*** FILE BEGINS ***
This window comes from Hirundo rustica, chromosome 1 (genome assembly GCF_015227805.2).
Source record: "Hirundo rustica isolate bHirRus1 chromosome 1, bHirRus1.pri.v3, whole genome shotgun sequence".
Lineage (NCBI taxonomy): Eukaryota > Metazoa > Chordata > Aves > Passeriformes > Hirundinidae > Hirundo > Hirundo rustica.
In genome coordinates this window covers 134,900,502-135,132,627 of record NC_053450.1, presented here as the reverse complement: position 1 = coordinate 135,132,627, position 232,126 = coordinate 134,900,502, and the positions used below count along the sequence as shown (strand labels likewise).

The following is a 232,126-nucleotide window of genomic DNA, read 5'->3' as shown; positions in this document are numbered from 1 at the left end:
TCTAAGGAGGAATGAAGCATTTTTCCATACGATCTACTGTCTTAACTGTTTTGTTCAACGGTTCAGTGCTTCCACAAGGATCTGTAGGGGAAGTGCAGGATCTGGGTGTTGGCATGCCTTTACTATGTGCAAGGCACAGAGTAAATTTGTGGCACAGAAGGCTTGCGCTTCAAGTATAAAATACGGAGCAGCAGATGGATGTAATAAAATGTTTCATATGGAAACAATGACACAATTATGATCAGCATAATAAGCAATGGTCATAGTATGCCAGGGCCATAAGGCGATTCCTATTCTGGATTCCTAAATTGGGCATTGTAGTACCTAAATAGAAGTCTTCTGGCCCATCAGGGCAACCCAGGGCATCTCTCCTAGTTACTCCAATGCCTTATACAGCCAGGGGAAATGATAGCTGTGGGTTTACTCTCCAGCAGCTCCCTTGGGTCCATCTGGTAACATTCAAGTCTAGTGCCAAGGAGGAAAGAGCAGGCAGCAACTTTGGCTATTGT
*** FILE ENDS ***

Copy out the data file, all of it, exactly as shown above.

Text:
This window comes from Hirundo rustica, chromosome 1 (genome assembly GCF_015227805.2).
Source record: "Hirundo rustica isolate bHirRus1 chromosome 1, bHirRus1.pri.v3, whole genome shotgun sequence".
Lineage (NCBI taxonomy): Eukaryota > Metazoa > Chordata > Aves > Passeriformes > Hirundinidae > Hirundo > Hirundo rustica.
In genome coordinates this window covers 134,900,502-135,132,627 of record NC_053450.1, presented here as the reverse complement: position 1 = coordinate 135,132,627, position 232,126 = coordinate 134,900,502, and the positions used below count along the sequence as shown (strand labels likewise).

The following is a 232,126-nucleotide window of genomic DNA, read 5'->3' as shown; positions in this document are numbered from 1 at the left end:
TCTAAGGAGGAATGAAGCATTTTTCCATACGATCTACTGTCTTAACTGTTTTGTTCAACGGTTCAGTGCTTCCACAAGGATCTGTAGGGGAAGTGCAGGATCTGGGTGTTGGCATGCCTTTACTATGTGCAAGGCACAGAGTAAATTTGTGGCACAGAAGGCTTGCGCTTCAAGTATAAAATACGGAGCAGCAGATGGATGTAATAAAATGTTTCATATGGAAACAATGACACAATTATGATCAGCATAATAAGCAATGGTCATAGTATGCCAGGGCCATAAGGCGATTCCTATTCTGGATTCCTAAATTGGGCATTGTAGTACCTAAATAGAAGTCTTCTGGCCCATCAGGGCAACCCAGGGCATCTCTCCTAGTTACTCCAATGCCTTATACAGCCAGGGGAAATGATAGCTGTGGGTTTACTCTCCAGCAGCTCCCTTGGGTCCATCTGGTAACATTCAAGTCTAGTGCCAAGGAGGAAAGAGCAGGCAGCAACTTTGGCTATTGT